John Tentler, Ph.D.
Associate Professor of Medical Oncology
University of Colorado School of Medicine

Guest blogger, John Tentler, Ph.D. from the University of Colorado School of Medicine highlights the importance of biomarkers in colorectal cancer treatment decisions with the hope of advancing the science as researchers have in other cancers.

All Cancers are Not the Same

With the emergence of new technologies, such as next generation DNA sequencing, the complex molecular landscapes of cancer are being revealed and it is becoming ever more apparent that all cancers are not the same, even within a particular cancer type.

Indeed, it has long been appreciated that there are several types of breast cancer, with further subtypes within those categories. These discoveries have in turn dramatically changed oncology practice with regard to diagnosis, prognosis, and treatment decisions. For example, all breast cancer patients are now routinely tested for expression of the estrogen receptor, progesterone receptor and HER2 to guide treatment options. These genes are examples of biological markers, or “biomarkers,” which are increasingly being used by oncologists to stratify patients into subgroups to help guide treatment strategies, effectively implementing a “personalized medicine” approach.

Colorectal Cancer Biomarkers

More recently, concerted efforts have been directed towards identifying predictive biomarkers of response to therapeutics in colorectal cancer (CRC), some of which are now being incorporated into oncology practice. Currently, the following biomarkers are being used to guide treatment decisions for CRC patients:

The RAS oncogenes: KRAS and NRAS

Most frequently mutated genes in CRC, with KRAS in up to 50% of cases.

RAS is a molecular on/off switch regulating a key pathway controlling cell division.

Typically RAS is activated by a cell surface receptor such as the epidermal growth factor receptor or EGFR. However, if RAS is mutated it is stuck in the “on” state and therapies directed at EGFR such as cetuximab and panitumumab will be ineffective as EGFR is no longer controlling RAS.


Another signaling enzyme downstream of RAS in this pathway is BRAF (pronounced B-RAF).

While mutations in BRAF are less common than RAS, it is a biomarker of poor prognosis in CRC. Because of this, more aggressive chemotherapy regimens, as well as surgery and radiation may be considered.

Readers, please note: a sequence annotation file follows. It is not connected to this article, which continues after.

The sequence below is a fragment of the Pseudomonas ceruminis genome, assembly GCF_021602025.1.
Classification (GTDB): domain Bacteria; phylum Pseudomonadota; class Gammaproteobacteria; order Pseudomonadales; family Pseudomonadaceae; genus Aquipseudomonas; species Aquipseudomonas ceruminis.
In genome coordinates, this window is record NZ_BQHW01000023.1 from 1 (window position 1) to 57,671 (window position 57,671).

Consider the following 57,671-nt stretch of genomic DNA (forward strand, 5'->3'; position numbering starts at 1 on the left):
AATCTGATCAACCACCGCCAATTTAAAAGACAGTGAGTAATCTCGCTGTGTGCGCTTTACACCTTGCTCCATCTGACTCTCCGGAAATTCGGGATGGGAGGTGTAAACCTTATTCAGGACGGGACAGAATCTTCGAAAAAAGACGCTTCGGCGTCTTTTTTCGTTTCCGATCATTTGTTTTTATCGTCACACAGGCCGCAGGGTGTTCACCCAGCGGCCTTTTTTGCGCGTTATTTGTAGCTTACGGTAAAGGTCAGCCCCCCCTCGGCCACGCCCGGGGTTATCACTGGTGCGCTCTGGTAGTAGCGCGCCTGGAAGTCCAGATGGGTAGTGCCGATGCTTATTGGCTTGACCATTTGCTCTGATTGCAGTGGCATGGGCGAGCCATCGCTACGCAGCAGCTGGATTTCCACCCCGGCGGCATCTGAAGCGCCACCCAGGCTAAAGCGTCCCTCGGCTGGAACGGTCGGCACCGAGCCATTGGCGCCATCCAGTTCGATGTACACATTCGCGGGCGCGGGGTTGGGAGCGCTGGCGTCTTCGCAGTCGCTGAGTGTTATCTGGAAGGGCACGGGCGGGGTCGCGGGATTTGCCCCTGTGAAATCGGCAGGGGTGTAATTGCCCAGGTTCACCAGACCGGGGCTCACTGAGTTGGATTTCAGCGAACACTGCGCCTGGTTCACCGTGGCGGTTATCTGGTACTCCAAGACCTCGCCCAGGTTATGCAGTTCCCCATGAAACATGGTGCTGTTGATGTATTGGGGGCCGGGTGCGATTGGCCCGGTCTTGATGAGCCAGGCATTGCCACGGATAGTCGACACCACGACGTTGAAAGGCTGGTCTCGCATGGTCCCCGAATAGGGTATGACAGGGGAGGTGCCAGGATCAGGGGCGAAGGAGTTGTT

Patients who have microsatellite instability or MSI (high) have a defect in normal DNA repair mechanisms that result in high mutation rates.

A patient with MSI may have Lynch syndrome which needs to be confirmed by formal laboratory testing.

If the MSI CRC patient is stage II or III, the prognosis is better and they may not benefit from adjuvant (additional) chemotherapy such as 5-FU. If they are MSI and stage IV, studies have shown that they may be responsive to immunotherapies, such nivolumab (anti-PD-1).


Finally, PI3 kinase (PI3CK) mutations are present in approximately 15-20% of colorectal cancers. Studies have indicated that these patients may benefit from aspirin therapy following surgical resection. However, testing for this mutation is not standard of care at present.

It should be noted that while these biomarkers have resulted in more effective and longer-lasting responses to therapies, not all patients will respond predictably to treatment.

Despite our advances in biomarker discovery in CRC, ongoing research is actively seeking to identify additional markers to bring this disease to the point that breast oncology has reached. We anticipate further study results of predictive biomarkers to best identify individuals who will benefit from specific forms of treatment. The breast cancer community has done an excellent job with standardizing biomarker testing to make it widely uniform and available for patients. By learning from these successes, we hope to make these advances a reality in the CRC community.

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4 comments on “Biomarkers Help Guide Treatment Decisions for Colorectal Cancer Patients”

  1. 1
    Sharyn on February 25, 2019

    Hi Solveig, We cannot give medical advice. However, you can find more information about MSI/MSS and out trial finder here: https://fightcolorectalcancer.org/fight/diagnosis/what-is-msi-and-mss/ And check out the biomarked site as well which is being updated regularly to include biomarkers being studied in CRC: https://fightcolorectalcancer.org/biomarked/ Finally, if you have specific questions about your treatment plan, talk to your doctor and don’t hesitate to get a second opinion!

  2. 2
    Solveig karlsen on February 20, 2019

    I have metastatic (spread to liver) anal cancer and tested MSI low (negative). Will I have effect of immuntherapy, or should I be tested for other bio markers. I have heard that there is no hope for treatment other than chemotherapy When i am msi-low.

  3. 3
    Carol Bowser on April 1, 2016

    My doctor wants me to start taking Lonsurf as other chemos are no longer working. My cost for this is $3000 per cycle which is unaffordable for me. From what I have read, it doesn’t appear to be that helpful anyway. What are your thoughts on this?

    1. 4
      Andrew Wortmann on April 5, 2016

      Hi Carol, We’re aren’t able to give out medical advice. If you’re unsure of what your doctor is recommending, a second opinion is always available from another doctor.

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